A wildly creative Gothic fantasy retelling of Frankenstein, This Monstrous Thing is a wholly new reimagining of the classic novel by Mary Shelley and is perfect for fans of retellings such as Cinder by Marissa Meyer, fantasy by Libba Bray and Cassandra Clare, and alternative history by Scott Westerfeld. In an alternative fantasy world where some men are made from clockwork parts and carriages are steam powered, Alasdair Finch, a young mechanic, does the unthinkable after his brother dies: he uses clockwork pieces to bring Oliver back from the dead. But the resurrection does not go as planned, and Oliver returns more monster than man. Even worse, the novel Frankenstein is published and the townsfolk are determined to find the real-life doctor and his monster. With few places to turn for help, the dangers may ultimately bring the brothers together—or ruin them forever.
This Monstrous ThingFeatured
After a terrible accident, Alasdair does the unthinkable--he brings him brother back from the dead. But Oliver is more monster than man. Then a book comes out, FRANKENSTEIN, which mirrors his and his brother's life. When his father is captured, Alasdair flees and seeks help from Dr. Geisler, who has his own plans.
What worked: This is a very entertaining twist on the FRANKENSTEIN tale complete with Gothic horror and a steampunk edge. I loved how in this alternative world, we see the impossible happen--a brother is able to use clockwork pieces to bring his dead brother back to life. The vivid images of this world are magical but also dark and horrific. This world discriminates against those who aren't completely human. There are more than a few scenes that show downright cruelty to those who don't fit in with that society. There's one scene of a young orphan girl who passes out pamphlets and tells of how an orphanage refuses her as she's not totally human. She's barefoot in the December cold and her mechanical leg is rusting. There's not much in the way of kindness as the police can turn on that too.
I really loved how we see another interpretation of Mary Shelly, the author of FRANKENSTEIN. Her life was scandalous at that time. Only in this novel, we see her through Alasdair's eyes. There's misplaced love and betrayal that at first shatters Alasdair's world but then strengthens him when he has to come to terms with his biggest challenge.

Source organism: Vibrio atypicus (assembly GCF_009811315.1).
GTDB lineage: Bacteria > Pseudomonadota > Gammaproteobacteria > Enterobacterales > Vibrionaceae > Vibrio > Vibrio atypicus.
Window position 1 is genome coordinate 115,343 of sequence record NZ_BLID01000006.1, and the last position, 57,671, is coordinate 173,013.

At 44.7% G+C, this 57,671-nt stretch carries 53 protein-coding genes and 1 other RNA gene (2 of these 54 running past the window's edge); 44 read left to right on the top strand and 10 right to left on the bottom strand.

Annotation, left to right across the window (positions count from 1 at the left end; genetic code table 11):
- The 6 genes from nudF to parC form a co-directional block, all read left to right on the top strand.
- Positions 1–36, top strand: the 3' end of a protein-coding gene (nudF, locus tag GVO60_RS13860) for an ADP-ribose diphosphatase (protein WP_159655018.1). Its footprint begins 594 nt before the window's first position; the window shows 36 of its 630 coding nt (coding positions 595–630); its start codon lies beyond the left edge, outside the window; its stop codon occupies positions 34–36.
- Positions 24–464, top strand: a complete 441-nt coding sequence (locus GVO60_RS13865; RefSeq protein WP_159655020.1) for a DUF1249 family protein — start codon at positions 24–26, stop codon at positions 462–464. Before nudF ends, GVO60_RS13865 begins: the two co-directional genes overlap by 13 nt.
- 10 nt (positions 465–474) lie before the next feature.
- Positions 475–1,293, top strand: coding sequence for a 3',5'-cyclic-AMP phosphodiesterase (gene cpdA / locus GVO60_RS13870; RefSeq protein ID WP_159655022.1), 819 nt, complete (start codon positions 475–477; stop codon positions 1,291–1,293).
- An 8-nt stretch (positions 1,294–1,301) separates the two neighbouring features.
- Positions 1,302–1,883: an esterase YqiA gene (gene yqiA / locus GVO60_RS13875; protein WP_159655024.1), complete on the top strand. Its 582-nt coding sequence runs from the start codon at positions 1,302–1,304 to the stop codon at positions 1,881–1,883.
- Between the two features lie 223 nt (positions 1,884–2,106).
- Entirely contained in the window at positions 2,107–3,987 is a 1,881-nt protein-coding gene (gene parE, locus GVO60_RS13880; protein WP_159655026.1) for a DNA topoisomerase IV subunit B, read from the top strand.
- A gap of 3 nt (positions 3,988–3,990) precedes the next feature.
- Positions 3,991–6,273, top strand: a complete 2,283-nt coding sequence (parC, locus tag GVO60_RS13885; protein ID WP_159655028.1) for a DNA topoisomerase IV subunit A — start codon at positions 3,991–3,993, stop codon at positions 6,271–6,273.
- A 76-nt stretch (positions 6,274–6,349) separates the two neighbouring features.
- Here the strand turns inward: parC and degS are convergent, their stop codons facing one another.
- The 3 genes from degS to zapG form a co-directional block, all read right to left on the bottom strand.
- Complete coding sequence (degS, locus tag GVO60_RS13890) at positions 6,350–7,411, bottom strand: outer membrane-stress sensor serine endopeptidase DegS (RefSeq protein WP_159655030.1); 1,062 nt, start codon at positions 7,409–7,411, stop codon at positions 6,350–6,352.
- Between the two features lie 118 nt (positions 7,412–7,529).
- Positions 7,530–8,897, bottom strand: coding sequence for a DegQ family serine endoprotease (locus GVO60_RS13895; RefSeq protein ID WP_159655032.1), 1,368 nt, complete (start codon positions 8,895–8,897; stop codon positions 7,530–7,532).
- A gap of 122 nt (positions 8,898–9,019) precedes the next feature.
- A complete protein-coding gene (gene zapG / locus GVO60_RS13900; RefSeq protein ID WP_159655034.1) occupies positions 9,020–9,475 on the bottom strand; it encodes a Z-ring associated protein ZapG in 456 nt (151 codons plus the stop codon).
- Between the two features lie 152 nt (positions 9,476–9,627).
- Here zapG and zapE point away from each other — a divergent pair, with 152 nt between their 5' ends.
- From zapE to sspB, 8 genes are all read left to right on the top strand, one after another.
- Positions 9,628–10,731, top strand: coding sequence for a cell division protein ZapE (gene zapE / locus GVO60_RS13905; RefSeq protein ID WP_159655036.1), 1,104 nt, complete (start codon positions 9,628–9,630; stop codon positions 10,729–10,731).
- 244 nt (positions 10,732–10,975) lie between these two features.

The love in this novel is more between two brothers and the lengths one would go to in order to right a wrong. The biggest question is whether bringing Oliver back to life was morally right. But another important question is should Mary be responsible for the lives lost due to her retelling of what she saw that fateful day when Alasdair brought his brother to life? Who in fact is the real Frankenstein? Oliver who ends up shut up in a deserted castle and shunned as being a monster? Or those who torment those that are 'different'?
Haunting retelling of Frankenstein with a dark, addictive twist.
October always puts me in the mood for creepy reads and this one seemed perfect for that. I love Frankenstein, historical settings, brotherly relationships, re-tellings, and this book promised all of that. And I got it.
Alasdair was a character that I could really emphasize with as all he wanted was to have his brother back. He wanted his family to be happy and whole and he was at least going to try to use his knowledge to bring Oliver back. He was getting constant pressure from his parents to be better and was living with so many huge secrets that it was surprising he never just snapped. He was really smart and likely could have gone on to do anything he wanted but his sense of family, duty, and guilt kept him in Geneva with his parents and hiding his brother.
The relationships in the book were absolutely fascinating. The main focus was the relationship between Alasdair and Oliver, comparing how they were before Oliver’s death and now that he had been brought back. There was so much anger, resentment, guilt, and fear but under it all was also the love that was so present in the flashbacks. There was the interesting relationship between Alasdair and Geisler, who was Oliver’s mentor and now offering to be one to Alasdair. He seemed to be keeping secrets and I never trusted him but I was hoping he was good for Alasdair’s sake. Another favourite was the developing friendship and maybe more between Alasdair and Geisler’s assistant Clemence.
The writing and setting were both dark, as was expected from reading the synopsis. It fit the overall story very well and the world that was created was interesting and a little scary. I really liked how Lee showed the different ways other cities outside Geneva reacted to the Clockwork Men and Shadow Boys, not everyone looked at them with disgust and fear, and how easily a small group full of fear and hate can latch onto something, in this case Frankenstein, for a reason why their views were right the whole time, and infect so many more people.
The action wasn’t fast-paced through the whole book but that didn’t make it slow or boring. There was the mystery of who had written Frankenstein, what was Geisler hiding, what was Alasdair hiding, what would Alasdair do with Oliver. So many questions that had to be answered along with the action scenes. It made for a fast and very enjoyable read.